Monday, 30 January 2012

On This Day in Math - Jan 30

God may not play dice with the universe,
but something strange is going on with the prime numbers.
~Paul Erdos

The 30th day of the year; both the dodecahedron and the icosahedron have 30 edges.

1830 In a letter to Laplace, Gauss gives the limiting value of  the frequency of distribution of positive integers in the continued fraction of a random number (now called the Gauss-Kuzmin Distribution). He then asks if Laplace can offer help in finding the error term. *Math World

1897 Mary Frances Winston elected to membership in the American Mathematical Society. The previous year she received her PhD at G¨ottingen, being the first American woman to receive a PhD in mathematics at a German university. *G. B. Price, History of the Department of Mathematics of the University of Kansas, 1866–1970, p. 70

1884 Sonja Kovelevskiaya gives her first university lecturer. This was the first regular lecture by a woman at a research institution in any field in modern times. [The Mathematical Intelligencer, 6(1984), no. 1, p. 29] *VFR

1925 The U.S. History of Science Society was incorporated under the laws of the District of Columbia. The first president was Lawrence Joseph Henderson (1878–1924). The movement to form the society was begun by David Eugene Smith and today is the most important historical society in the world. *VFR

1952 Two New Primes Found with SWAC. Using the Standards Western Automatic Computer (SWAC), researchers found two new prime numbers the first time they attempted a prime-searching program on the computer. Within the year, three other primes had been found. The National Bureau of Standards funded construction of the SWAC in Los Angeles in 1950 and it ran, in one form or another, until 1967.
*CHM {The first two primes found with SWAC were M521, M607. In 1951 Ferrier used a mechanical desk calculator to find the 44 digit prime (2148+1)/17 = 20988936657440586486151264256610222593863921.
The first primes found with an electronic computer were by Miller and Wheeler (Nature, 168 (1951) 838) in 1951 when they found several new primes, including the 79 digit 180(2127-1)2+1 }

1988 Science News reports that Noam D. Elkies, age 21, of Harvard found four fourth-powers whose sum is another fourth-power, thereby providing a counterexample to a conjecture of Euler in 1769. The smallest number in his counterexample had eight digits. Later Roger Frye of Thinking Machines Corporation, Cambridge, MA, found the smallest counterexample:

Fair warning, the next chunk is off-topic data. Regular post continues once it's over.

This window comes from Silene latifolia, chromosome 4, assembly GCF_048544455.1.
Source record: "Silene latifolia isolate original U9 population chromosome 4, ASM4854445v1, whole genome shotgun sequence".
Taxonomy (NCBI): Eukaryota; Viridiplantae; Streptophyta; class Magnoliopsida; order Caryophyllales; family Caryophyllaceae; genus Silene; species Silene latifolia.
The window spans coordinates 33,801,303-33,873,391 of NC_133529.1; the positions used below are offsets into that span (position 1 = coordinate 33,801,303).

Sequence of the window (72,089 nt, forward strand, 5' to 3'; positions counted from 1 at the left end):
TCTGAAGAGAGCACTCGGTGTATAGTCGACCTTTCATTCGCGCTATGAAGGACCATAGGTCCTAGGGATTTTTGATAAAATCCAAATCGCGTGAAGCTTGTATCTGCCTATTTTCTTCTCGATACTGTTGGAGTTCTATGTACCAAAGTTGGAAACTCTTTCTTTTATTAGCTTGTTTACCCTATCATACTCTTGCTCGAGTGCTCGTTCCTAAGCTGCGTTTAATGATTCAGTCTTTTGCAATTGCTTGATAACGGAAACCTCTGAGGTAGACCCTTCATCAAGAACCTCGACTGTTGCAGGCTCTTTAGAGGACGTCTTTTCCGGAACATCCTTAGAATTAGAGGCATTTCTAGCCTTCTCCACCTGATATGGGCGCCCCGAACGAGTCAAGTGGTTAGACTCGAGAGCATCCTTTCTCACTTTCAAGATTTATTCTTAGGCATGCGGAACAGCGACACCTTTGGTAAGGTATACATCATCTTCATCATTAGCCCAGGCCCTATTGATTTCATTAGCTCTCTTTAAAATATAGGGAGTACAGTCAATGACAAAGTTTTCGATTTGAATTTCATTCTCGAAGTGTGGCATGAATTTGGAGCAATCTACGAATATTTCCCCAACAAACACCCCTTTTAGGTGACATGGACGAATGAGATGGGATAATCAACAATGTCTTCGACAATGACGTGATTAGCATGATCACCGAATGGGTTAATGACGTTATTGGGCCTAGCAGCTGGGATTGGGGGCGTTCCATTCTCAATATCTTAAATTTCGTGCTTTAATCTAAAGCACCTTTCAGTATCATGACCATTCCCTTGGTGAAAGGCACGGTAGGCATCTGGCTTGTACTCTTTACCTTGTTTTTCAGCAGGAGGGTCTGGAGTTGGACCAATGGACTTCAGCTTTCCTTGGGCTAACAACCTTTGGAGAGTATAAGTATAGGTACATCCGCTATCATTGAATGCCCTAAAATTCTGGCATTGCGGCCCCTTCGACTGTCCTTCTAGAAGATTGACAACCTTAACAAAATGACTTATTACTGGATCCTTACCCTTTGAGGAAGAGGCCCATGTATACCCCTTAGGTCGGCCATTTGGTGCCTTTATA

95,8004 + 217,5194 + 414,5604 + 414 5604 = 422,4184 .
This took some 100 hours on a Connection Machine. Can you figure out how to verify this example using your calculator (which only displays 8 or 10 digits)? [Mathematics Magazine 61 (1988), p 130; Science 239 (1988), p 464]. *VFR
(Euler's general conjecture had been proven false by L. J. Lander and T. R. Parkin in 1966 when they found the following counterexample for fifth powers. Elkies had suggested the computer approach that provided the minimal solution.)

1619 Michelangelo Ricci born. (30 Jan 1619 in Rome, Italy - : 12 May 1682 in Rome) In 1666, he found the tangent lines to the parabolas of Fermat. *VFR Michelangelo Ricci was a friend of Torricelli; in fact both were taught by Benedetti Castelli. He studied theology and law in Rome and at this time he became friends with René de Sluze. It is clear that Sluze, Torricelli and Ricci had a considerable influence on each other in the mathematics which they studied.
Ricci made his career in the Church. His income came from the Church, certainly from 1650 he received such funds, but perhaps surprisingly he was never ordained. Ricci served the Pope in several different roles before being made a cardinal by Pope Innocent XI in 1681.
Ricci's main work was Exercitatio geometrica, De maximis et minimis (1666) which was later reprinted as an appendix to Nicolaus Mercator's Logarithmo-technia (1668). It only consisted of 19 pages and it is remarkable that his high reputation rests solely on such a short publication.
In this work Ricci finds the maximum of xm(a - x)n and the tangents to ym = kxn. The methods are early examples of induction. He also studied spirals (1644), generalised cycloids (1674) and states explicitly that finding tangents and finding areas are inverse operations (1668). *SAU

1755 Nikolai Fuss (30 Jan 1755 in Basel, Switzerland - 4 Jan 1826 in St Petersburg, Russia) was a Swiss mathematician whose most important contribution was as amanuensis to Euler after he lost his sight. Most of Fuss's papers are solutions to problems posed by Euler on spherical geometry, trigonometry, series, differential geometry and differential equations. His best papers are in spherical trigonometry, a topic he worked on with A J Lexell and F T Schubert. Fuss also worked on geometrical problems of Apollonius and Pappus. He made contributions to differential geometry and won a prize from the French Academy in 1778 for a paper on the motion of comets near some planet Recherche sur le dérangement d'une comète qui passe près d'une planète (see [4]). Fuss won other prizes from Sweden and Denmark. He contributed much in the field of education, writing many fine textbooks. *SAU

1805 Edward Sang,(30 Jan 1805 in Kirkcaldy, Fife, Scotland - 23 Dec 1890) A native of Fife, Sang wrote extensively on mathematical, mechanical, optical and actuarial topics. *SAU

1865 Georg Landsberg (30 Jan 1865 , 14 Sept 1912) studied the theory of functions of two variables and also the theory of higher dimensional curves. In particular he studied the role of these curves in the calculus of variations and in mechanics.
He worked with ideas related to those of Weierstrass, Riemann and Heinrich Weber on theta functions and Gaussian sums. His most important work, however was his contribution to the development of the theory of algebraic functions of a single variable. Here he studied the Riemann-Roch theorem.
He was able to combine Riemann's function theoretic approach with the Italian geometric approach and with the Weierstrass arithmetical approach. His arithmetic setting of this result led eventually to the modern abstract theory of algebraic functions.